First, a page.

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Discussion on: Flawless React State Management: useReducer and Context API

sanderdebr profile image
sanderdebr Author • Edited

True, but I've noticed that React is very smart in comparing and updating, it only updates the components that actually are affected by a state difference, even before memoizing them. I'm using this technique in a production app and only the affected components seem to be re-rendering.

However, I would advise to only store your app-wide state with the context api, otherwise use local state - for example for input forms. So the app would be a combination of context stores and local stores then. Otherwise switch to a state management lib like Redux.

How are you managing state currently?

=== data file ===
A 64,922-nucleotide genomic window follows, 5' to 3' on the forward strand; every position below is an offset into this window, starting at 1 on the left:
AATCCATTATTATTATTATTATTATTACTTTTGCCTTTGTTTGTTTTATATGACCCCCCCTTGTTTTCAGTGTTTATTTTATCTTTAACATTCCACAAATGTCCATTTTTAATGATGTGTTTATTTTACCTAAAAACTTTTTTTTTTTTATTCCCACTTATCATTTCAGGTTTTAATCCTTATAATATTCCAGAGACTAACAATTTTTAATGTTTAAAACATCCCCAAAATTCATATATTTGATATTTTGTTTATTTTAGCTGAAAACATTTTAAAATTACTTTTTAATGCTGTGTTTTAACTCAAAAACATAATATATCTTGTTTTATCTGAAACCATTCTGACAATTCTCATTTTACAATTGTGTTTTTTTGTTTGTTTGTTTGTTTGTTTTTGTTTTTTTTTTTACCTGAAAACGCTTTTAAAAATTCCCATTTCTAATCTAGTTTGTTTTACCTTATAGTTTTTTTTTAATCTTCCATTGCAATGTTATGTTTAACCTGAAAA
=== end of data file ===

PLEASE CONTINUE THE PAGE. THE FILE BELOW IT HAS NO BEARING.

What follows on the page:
droidmakk profile image
Afroze Kabeer Khan. M

I'd say you can use html and native JavaScript implementations for input fields since state updates are async the user feedback can be sometimes bad. But in special cases you can use it, I suppose...

polaroidkidd profile image
Daniel Einars

Even for friends the context API becomes a performance issue when your form is split over multiple components.

markerikson profile image
Mark Erikson

it only updates the components that actually are affected by a state difference

Depends on what you mean by "update" here.

Yes, React only modifies the DOM if your component's render output changes.

However, React always re-renders components recursively by default, even if the props and state haven't changed. It's a very common misconception that React automatically skips rendering if the props are the same - that's an optimization you have to apply.

See my post A (Mostly) Complete Guide to React Rendering Behavior for details.